Take Up Your Spade


On a recent afternoon, I had the chance to break bread with several friends here in Nashville. (Actually, we broke chicken tenders.) The conversation was lively, but it was the lingering moments outside, after nearly everyone had left, that stirred me most.

Russ Ramsey asked me what I was writing lately, and instead of answering the question, I updated him on the latest freelance assignments I’d been given. He politely listened to my answer and then asked me again, “What have you been writing lately?” I told him about the essays and ideas I’d been planning to write as soon as I cleared my slate. Simply put, I gave him an embarrassingly short progress report.

After lunch, I went back to the Rabbit Room office and sat down with Pete Peterson to discuss some future ventures for the site. The conversation turned again to my own writing and the exact same thing happened, another gentle nudge reminding me to dig for what is meaningful. Twice in the same day, I’d had someone push me to move beyond immediate tasks for the sake of something meaningful.

Sometimes it’s a hectic schedule that keeps me from plowing the ground I truly want to cultivate. Other times, the fear of failure is to blame. Perhaps both are at work. I don’t know. What I do know is that I often desire to dig more than I actually do. That fear is what Steven Pressfield describes in The War of Art when he writes:

Are you paralyzed with fear? That’s a good sign. Fear is good. Like self-doubt, fear is an indicator. Fear tells us what we have to do. Remember one rule of thumb: the more scared we are of a work or calling, the more sure we can be that we have to do it.”

At a recent Sara Watkins show I was reminded of one of my favorite tunes. Her latest solo album, Sun Midnight Sun, came out in 2012 and it closes with the song “Take Up Your Spade.” The song (posted below with video and lyrics) is a beautiful, simple reminder to be obedient to the day before you and nothing more.

Since hearing this song again and taking part in these conversations, I can say with some level of confidence that it’s less about inspiration and overcoming fear, and more about simple obedience. It’s the daily dig, so to speak, that eventually gives way to the garden. I’m making progress and I hope I will have something real to report the next time someone asks.

“Take Up Your Spade” by Sara Watkins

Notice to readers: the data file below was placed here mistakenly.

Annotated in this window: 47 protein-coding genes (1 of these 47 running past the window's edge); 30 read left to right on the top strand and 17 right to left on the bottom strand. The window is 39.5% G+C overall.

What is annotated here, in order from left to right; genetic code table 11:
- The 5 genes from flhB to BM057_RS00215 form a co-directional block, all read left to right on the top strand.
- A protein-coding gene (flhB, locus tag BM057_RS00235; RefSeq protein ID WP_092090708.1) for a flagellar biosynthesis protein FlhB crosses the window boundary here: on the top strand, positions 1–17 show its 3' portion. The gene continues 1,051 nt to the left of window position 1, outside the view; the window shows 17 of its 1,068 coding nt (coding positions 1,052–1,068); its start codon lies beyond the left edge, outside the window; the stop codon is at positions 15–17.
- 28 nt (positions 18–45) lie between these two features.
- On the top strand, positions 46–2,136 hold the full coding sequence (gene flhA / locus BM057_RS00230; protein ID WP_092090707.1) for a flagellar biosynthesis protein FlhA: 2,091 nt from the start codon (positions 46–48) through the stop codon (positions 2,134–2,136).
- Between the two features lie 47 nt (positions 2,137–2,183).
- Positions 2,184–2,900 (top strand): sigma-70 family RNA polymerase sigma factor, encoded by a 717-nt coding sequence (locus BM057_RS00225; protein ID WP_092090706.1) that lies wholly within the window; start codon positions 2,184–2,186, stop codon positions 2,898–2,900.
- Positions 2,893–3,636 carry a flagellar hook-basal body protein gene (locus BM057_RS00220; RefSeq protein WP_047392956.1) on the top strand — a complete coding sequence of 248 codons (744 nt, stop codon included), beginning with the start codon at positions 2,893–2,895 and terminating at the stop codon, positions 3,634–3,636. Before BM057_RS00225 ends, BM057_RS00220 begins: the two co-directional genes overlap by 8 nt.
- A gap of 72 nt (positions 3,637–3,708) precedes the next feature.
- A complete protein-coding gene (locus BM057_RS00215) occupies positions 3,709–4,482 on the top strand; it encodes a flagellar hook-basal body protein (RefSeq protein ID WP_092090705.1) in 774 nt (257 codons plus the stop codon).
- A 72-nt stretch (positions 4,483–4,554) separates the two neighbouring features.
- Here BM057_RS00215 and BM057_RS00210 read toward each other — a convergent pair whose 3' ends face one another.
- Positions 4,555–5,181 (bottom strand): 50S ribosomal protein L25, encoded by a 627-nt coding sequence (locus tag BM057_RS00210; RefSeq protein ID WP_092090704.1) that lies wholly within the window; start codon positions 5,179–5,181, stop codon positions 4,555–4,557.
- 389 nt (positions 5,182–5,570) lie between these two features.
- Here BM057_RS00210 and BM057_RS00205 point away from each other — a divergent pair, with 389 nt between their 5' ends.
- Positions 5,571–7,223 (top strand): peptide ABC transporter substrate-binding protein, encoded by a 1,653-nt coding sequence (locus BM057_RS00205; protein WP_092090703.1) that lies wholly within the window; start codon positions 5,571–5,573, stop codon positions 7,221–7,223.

Sun is up, a new day is before you
Sun is up, wake your sleepy soul
Sun is up, hold on to what is yours
Take up your spade and break ground

Shake off your shoes,
Leave yesterday behind you
Shake off your shoes,
But forget not where you’ve been
Shake off your shoes,
Forgive and be forgiven
Take up your spade and break ground

Give thanks, for all that you’ve been given
Give thanks, for who you can become
Give thanks, for each moment and every crumb
Take up your spade and break ground
Break ground, break ground, break ground

Matt Conner is a former pastor and church planter turned writer and editor. He’s the founder of Analogue Media and lives in Indianapolis.


  1. Andrew Peterson


    That is a FANTASTIC lyric. Go, Sara. And thanks for this post, Matt. I’m in the dregs of writing my book right now and need all the encouragement I can get.

  2. Laura Peterson

    I like this, Matt. While that quote does not endear me to Steven Pressfield, the song is completely great and I’m heading over to Sara’s website post-haste. Keep digging, sir (and everyone else reading this).

  3. Scott Richardson

    The thought certainly applies to clearly creative endeavors (like writing, or music-making, or art), but interestingly enough, the article which I’m currently reading is telling me to get serious about the hard work I have to do the next three hours (beginning the not-so-fun process of migrating data from one cloud-based online learning system to another … the end result of which will be wonderful, but the process is a slog). I’m afraid to get started, which means … that is the very thing I have to do. Now. Right now. Really.

  4. April Pickle

    “It’s the daily dig, so to speak, that eventually gives way to the garden.” The side of my fridge was crying for a new quote, and it just found it.

  5. aimee

    This week I decided to write from 10 to 11pm each night (I’m a full time mama so that’s 365 hours that I could potentially write this year that I didn’t write last year!).

    I had a specific, exciting (meaningful) project in mind and the first night felt so good.

    And the second.